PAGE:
Mahabhuta, aka: Mahābhūta, Maha-bhuta; 15 Definition(s)
Mahabhuta means something in Buddhism, Pali, Hinduism, Sanskrit, Jainism, Prakrit, the history of ancient India, Marathi. If you want to know the exact meaning, history, etymology or English translation of this term then check out the descriptions on this page. Add your comment or reference to a book if you want to contribute to this summary article.
Purana and Itihasa (epic history)
Mahābhūta (महाभूत).—Five in number.*
- * Vāyu-purāṇa 101. 345.
The Purana (पुराण, purāṇas) refers to Sanskrit literature preserving ancient India’s vast cultural history, including historical legends, religious ceremonies, various arts and sciences. The eighteen mahapuranas total over 400,000 shlokas (metrical couplets) and date to at least several centuries BCE.
Ayurveda (science of life)
Ayurveda uses Pañcamahābhūta theory as the fundamental basis of drug action. Each and every substance in this universe is considered to be made up of Pañcamahābhūta. Although, for easier understanding the term bhūta has been translated as basic elements, elementary particles, etc., but Vedic knowledge conceptualized the bhūta, not entirely on a material basis. Bhūtas are entities that can be perceived by the Jñānendriyas and thus have a holistic sense much beyond the material basis.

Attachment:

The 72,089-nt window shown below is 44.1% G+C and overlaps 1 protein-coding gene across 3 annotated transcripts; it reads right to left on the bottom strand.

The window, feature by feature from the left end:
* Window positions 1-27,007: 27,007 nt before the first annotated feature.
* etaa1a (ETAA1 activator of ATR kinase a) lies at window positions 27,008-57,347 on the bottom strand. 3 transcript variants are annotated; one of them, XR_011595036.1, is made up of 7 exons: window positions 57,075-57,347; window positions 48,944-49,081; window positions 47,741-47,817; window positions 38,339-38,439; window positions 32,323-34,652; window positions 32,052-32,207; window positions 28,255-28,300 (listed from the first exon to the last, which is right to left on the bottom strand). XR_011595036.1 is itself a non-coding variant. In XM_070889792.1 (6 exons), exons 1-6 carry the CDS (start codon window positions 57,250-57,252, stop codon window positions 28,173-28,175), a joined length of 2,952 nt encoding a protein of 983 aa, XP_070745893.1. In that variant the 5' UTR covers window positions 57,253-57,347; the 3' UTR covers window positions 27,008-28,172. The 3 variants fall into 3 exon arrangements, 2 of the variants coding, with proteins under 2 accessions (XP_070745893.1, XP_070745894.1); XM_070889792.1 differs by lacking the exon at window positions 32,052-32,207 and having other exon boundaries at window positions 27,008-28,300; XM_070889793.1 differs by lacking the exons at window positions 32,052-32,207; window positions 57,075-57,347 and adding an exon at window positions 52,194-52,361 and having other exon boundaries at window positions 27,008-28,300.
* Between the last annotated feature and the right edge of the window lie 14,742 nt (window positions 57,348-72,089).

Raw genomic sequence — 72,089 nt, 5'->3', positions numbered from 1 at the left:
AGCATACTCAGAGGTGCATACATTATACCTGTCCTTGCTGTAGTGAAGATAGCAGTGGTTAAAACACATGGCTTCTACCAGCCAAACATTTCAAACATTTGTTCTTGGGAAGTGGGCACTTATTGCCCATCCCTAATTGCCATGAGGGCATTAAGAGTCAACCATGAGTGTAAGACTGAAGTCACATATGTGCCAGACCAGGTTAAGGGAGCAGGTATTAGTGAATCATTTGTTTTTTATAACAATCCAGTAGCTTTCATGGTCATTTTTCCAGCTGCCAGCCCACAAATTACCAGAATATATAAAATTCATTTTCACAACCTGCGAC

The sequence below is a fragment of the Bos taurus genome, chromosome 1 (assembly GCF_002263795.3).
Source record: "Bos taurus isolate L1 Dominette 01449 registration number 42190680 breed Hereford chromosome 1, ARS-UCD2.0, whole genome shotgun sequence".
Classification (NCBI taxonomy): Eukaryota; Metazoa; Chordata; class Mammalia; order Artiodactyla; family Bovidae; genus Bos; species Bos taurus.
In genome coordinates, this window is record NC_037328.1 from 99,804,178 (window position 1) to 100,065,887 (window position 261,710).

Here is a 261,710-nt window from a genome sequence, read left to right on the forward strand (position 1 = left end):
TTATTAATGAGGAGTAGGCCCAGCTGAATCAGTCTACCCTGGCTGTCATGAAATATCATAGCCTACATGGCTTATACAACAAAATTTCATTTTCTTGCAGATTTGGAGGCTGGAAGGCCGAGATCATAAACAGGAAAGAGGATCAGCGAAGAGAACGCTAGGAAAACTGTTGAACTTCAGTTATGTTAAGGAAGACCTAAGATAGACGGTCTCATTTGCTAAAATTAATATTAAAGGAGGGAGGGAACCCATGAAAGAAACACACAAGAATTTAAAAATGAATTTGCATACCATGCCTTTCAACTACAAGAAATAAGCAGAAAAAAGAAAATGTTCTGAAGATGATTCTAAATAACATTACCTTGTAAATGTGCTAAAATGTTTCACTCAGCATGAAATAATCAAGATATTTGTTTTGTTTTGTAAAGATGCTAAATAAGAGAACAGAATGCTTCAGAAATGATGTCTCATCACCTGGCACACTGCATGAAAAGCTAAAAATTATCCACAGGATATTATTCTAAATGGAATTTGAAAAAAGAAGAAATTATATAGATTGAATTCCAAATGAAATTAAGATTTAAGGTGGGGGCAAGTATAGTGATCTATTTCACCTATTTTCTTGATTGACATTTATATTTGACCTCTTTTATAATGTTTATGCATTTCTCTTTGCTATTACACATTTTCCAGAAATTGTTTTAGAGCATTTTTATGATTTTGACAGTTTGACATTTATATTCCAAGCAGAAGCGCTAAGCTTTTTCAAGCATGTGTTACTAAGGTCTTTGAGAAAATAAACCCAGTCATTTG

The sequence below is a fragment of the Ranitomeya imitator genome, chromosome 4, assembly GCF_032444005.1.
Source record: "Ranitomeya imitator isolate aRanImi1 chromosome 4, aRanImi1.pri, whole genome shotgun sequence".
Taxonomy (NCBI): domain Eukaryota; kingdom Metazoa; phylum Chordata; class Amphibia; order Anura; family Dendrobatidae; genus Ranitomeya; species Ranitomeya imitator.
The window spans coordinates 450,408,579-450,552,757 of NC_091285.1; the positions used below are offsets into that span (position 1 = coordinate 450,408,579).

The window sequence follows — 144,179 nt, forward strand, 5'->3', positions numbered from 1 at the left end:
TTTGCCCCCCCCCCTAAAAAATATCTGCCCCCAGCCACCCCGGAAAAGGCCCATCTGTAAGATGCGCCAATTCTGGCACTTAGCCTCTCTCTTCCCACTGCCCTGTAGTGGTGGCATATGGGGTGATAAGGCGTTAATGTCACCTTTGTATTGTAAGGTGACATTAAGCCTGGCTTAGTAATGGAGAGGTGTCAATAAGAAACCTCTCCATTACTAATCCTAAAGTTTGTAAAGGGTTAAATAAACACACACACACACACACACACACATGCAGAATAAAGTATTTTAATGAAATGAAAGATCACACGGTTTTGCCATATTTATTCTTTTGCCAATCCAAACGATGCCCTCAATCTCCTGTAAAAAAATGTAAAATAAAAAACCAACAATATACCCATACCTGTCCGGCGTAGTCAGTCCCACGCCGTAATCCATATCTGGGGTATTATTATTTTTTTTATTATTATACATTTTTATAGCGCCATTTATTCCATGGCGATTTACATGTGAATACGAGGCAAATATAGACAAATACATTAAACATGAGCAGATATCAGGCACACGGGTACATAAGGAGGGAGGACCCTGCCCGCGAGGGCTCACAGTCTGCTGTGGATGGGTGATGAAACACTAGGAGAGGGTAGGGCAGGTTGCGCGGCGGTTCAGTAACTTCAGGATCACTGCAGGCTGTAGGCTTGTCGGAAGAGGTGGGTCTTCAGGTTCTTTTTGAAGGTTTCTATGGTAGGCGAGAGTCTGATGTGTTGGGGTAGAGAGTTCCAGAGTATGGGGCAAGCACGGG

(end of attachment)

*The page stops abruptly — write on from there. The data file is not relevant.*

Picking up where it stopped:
The bhūtas have practical applications in Ayurveda. A set of properties and actions is attributed to each of these mahābhūtas, one or some or all of which can be manifested in a substance when the mahābhūtas are present in a state of activation. Mere presence of mahābhūta will not lead to the manifestation of properties and actions, but the utkarṣa (activated/advantageous state) of mahābhūtas is fundamental to the expression of properties and actions.Source: PMC: The scientific basis of rasa (taste)
Āyurveda (आयुर्वेद, ayurveda) is a branch of Indian science dealing with medicine, herbalism, taxology, anatomy, surgery, alchemy and related topics. Traditional practice of Āyurveda in ancient India dates back to at least the first millenium BC. Literature is commonly written in Sanskrit using various poetic metres.
General definition (in Hinduism)
The Five Gross Elements of Matter (Maha-bhuta):
- akasha-tattva: ether
- vayu-tattva: air
- tejas-tattva: fire
- apas-tattva: water
- prithivi-tattva: earth
Ether, Air, Fire, Water and Earth are condensations of the above described Primary Sensations. They represent the constituent forces that in various combinations make up the material substance of which physical objects are made.